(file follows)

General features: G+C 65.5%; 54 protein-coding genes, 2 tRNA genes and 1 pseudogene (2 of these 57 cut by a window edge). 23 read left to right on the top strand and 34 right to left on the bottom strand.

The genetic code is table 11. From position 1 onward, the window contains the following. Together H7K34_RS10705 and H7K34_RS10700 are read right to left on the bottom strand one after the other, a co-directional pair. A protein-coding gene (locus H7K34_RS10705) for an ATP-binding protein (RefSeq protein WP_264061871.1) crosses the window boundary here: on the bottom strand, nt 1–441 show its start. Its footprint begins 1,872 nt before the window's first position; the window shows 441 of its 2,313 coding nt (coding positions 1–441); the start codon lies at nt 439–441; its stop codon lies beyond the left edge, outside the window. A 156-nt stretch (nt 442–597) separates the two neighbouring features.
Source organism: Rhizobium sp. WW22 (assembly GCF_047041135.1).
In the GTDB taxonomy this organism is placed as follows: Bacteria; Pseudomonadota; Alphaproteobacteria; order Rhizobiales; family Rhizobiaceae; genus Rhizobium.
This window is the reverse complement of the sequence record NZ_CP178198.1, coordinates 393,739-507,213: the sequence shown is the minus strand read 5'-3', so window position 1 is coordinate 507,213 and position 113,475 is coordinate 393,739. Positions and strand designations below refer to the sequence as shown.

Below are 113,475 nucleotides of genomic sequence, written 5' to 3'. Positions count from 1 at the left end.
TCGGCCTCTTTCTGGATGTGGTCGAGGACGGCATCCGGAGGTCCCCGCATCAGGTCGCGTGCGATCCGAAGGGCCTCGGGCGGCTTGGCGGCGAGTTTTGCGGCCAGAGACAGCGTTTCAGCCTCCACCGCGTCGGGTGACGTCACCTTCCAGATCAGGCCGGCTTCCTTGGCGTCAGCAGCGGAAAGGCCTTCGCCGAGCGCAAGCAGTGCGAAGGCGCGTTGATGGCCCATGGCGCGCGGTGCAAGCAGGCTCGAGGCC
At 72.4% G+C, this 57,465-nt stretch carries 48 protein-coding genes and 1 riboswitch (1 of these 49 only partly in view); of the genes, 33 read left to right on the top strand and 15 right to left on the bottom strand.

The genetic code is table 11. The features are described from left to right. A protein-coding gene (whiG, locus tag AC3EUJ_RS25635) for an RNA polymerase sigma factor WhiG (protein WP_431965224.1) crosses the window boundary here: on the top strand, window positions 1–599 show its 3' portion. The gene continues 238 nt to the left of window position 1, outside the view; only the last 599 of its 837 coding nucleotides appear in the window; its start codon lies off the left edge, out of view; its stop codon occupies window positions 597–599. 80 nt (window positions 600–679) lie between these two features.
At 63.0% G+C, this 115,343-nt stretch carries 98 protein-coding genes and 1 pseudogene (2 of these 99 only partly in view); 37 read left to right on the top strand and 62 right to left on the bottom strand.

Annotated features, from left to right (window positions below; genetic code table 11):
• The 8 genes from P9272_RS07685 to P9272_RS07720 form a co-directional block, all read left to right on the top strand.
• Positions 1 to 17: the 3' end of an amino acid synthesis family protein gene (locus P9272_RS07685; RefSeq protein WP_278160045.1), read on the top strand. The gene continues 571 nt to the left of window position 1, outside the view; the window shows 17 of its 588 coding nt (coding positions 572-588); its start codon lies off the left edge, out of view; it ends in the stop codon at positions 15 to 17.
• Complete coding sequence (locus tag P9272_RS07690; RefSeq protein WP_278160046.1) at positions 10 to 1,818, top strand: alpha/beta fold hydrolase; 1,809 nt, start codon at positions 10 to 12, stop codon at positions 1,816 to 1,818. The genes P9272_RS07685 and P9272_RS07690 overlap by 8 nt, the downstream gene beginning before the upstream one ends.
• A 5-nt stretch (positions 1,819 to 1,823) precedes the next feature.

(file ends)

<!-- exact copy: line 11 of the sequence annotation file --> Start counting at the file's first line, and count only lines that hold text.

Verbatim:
Annotated features, from left to right (window positions below; genetic code table 11):